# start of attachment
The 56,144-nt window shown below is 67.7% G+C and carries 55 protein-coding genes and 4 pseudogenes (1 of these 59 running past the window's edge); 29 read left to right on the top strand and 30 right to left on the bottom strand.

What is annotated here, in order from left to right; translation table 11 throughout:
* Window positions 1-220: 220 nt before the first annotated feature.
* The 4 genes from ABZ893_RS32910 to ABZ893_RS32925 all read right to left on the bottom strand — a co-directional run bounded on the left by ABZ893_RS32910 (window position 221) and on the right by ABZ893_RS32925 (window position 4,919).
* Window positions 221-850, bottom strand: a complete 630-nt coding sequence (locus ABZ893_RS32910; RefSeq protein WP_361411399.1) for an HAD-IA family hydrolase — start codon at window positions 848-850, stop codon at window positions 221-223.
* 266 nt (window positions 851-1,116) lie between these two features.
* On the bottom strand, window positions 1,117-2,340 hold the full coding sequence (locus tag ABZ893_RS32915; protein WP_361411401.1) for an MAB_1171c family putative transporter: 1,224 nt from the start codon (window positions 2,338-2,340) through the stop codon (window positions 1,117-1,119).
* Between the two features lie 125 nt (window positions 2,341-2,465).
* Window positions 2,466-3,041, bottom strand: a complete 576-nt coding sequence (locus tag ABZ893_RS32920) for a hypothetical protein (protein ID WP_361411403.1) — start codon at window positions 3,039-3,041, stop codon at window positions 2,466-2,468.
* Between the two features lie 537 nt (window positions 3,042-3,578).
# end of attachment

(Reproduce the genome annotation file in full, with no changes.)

The 56,144-nt window shown below is 67.7% G+C and carries 55 protein-coding genes and 4 pseudogenes (1 of these 59 running past the window's edge); 29 read left to right on the top strand and 30 right to left on the bottom strand.

What is annotated here, in order from left to right; translation table 11 throughout:
* Window positions 1-220: 220 nt before the first annotated feature.
* The 4 genes from ABZ893_RS32910 to ABZ893_RS32925 all read right to left on the bottom strand — a co-directional run bounded on the left by ABZ893_RS32910 (window position 221) and on the right by ABZ893_RS32925 (window position 4,919).
* Window positions 221-850, bottom strand: a complete 630-nt coding sequence (locus ABZ893_RS32910; RefSeq protein WP_361411399.1) for an HAD-IA family hydrolase — start codon at window positions 848-850, stop codon at window positions 221-223.
* 266 nt (window positions 851-1,116) lie between these two features.
* On the bottom strand, window positions 1,117-2,340 hold the full coding sequence (locus tag ABZ893_RS32915; protein WP_361411401.1) for an MAB_1171c family putative transporter: 1,224 nt from the start codon (window positions 2,338-2,340) through the stop codon (window positions 1,117-1,119).
* Between the two features lie 125 nt (window positions 2,341-2,465).
* Window positions 2,466-3,041, bottom strand: a complete 576-nt coding sequence (locus tag ABZ893_RS32920) for a hypothetical protein (protein ID WP_361411403.1) — start codon at window positions 3,039-3,041, stop codon at window positions 2,466-2,468.
* Between the two features lie 537 nt (window positions 3,042-3,578).